Though maybe the higher drinking age wasn’t actually the solution — it is my belief, that if the drinking age was congruent across state lines, this would have prevented kids from drinking legally in one state, and then driving home. I believe that if this was the case, the same results would have been achieved had Reagan made the national drinking age 18 for Malt Beverages (beer and wine) and simply left the hard stuff until the age of 21.

Europe is a model for lowering the age?

Most proponents for a lower minimum age immediately point to Europe as an example, where the drinking age is lower than 21 almost everywhere. Most Americans who have spent time in Europe can tell you the difference between the way they drink and the way we drink is akin to comparing someone who enjoys an after-dinner mint to the fat kid who dove headfirst into Willy Wonka’s Chocolate River.

I am constantly fascinated by the level of respect and control young Europeans have when they drink alcohol (for the most part). Their explanation (for the most part) was they had been exposed to alcohol almost their entire lives, as enjoying a glass of wine at dinner is not uncommon for children as young as 12. These kids knew how much alcohol they could handle because they were taught about it in an upfront, in a transparent way. That’s not to say Europeans won’t sometimes overdo it, but as a whole, they seem to approach alcohol more responsibly than young Americans do.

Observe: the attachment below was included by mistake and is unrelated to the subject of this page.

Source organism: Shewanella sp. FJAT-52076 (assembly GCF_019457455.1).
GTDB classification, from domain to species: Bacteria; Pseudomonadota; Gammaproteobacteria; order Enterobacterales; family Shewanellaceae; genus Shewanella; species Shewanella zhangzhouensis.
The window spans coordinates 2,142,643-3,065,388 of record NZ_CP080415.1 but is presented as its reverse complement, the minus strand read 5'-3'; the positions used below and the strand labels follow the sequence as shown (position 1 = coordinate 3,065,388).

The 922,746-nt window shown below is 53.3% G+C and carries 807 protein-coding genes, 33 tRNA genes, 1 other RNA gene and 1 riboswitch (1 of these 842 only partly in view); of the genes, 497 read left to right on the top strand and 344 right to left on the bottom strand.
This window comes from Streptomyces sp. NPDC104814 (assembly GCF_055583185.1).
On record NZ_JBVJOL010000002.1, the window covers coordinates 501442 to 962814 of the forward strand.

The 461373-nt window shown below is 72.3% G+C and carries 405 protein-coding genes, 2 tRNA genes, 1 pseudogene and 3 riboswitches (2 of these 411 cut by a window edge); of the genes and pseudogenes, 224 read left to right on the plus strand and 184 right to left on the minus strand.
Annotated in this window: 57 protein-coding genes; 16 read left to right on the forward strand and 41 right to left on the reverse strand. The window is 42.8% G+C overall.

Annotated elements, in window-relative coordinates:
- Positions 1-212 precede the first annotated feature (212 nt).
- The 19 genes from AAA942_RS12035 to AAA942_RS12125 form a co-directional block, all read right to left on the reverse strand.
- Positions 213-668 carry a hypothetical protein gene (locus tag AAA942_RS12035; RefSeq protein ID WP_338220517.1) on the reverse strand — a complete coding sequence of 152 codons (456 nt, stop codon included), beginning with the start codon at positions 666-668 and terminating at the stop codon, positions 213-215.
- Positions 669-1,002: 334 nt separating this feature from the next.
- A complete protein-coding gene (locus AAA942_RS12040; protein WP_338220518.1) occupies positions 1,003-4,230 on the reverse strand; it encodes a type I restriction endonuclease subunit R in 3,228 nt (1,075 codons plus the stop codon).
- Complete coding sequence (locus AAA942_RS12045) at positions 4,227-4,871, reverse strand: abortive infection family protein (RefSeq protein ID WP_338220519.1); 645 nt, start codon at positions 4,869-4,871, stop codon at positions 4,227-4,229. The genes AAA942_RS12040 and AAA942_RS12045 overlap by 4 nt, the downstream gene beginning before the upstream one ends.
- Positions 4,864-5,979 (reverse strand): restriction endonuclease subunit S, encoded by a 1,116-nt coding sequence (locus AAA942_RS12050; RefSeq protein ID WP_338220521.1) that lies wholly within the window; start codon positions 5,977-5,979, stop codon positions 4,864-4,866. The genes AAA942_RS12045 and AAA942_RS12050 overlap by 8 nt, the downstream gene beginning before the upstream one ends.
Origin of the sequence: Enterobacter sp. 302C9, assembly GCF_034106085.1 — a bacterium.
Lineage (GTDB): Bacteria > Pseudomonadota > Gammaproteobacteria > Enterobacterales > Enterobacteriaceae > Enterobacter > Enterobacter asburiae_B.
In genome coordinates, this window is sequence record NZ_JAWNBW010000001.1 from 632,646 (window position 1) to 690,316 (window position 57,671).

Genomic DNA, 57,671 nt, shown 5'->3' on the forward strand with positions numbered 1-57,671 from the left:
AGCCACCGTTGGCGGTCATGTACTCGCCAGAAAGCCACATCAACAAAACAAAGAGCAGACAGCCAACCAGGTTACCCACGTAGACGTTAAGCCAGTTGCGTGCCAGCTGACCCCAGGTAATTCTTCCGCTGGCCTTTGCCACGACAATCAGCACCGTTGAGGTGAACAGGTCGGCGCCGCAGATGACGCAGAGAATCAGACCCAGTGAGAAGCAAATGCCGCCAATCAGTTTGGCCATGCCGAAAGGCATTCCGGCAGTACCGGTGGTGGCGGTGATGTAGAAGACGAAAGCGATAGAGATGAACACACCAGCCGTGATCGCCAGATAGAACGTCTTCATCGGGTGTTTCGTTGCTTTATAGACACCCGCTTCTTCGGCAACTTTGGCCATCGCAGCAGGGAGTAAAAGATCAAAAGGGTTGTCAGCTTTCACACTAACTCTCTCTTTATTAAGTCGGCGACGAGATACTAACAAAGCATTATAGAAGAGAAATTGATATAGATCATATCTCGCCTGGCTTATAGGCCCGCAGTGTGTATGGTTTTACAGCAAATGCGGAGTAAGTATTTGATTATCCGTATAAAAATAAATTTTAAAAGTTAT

A study conducted by the Prevention Research Center, contends that European teens spend more time intoxicated than Americans, which is to some, example enough that the European model of a lower drinking age would be harmful. But, the research never fully details if this intoxication leads to problems like more frequent car crashes, violent crimes, cases of alcoholism, and alcohol-related illnesses and/or deaths, which is pertinent information given that a study by the World Health Organization showed that even though Americans drink less than Europeans, we die more from alcohol-related causes.

And even despite the age-based prohibition, young drinkers still overdo it. The number of reported cases of alcohol poisoning rose from 779 to 2,290 between 1998 and 2005 for 18-24-year-olds in the US.

Alcohol to an American under age 21 is a “Forbidden Fruit,” that entices with its “Don’t do this” mystique, and forces kids into risky behavior. We do not need a study to back up this theory, every American has experienced it. I was a teenager who — to be totally honest — engaged in a fair share of illegal drinking. The illegal aspect encouraged me away from any controlled settings like bars and restaurants, and forced me to drink and have parties wherever and whenever we could find a secret and often unsafe location.

My Administration would lower the Drinking Age to 18 Years Old for Beers and Wines, and leave the 21 Year Old Age Limit in Effect for Liquor Drinks.

Steve Muehler is the Founder & Managing Member of the Private Placement Markets: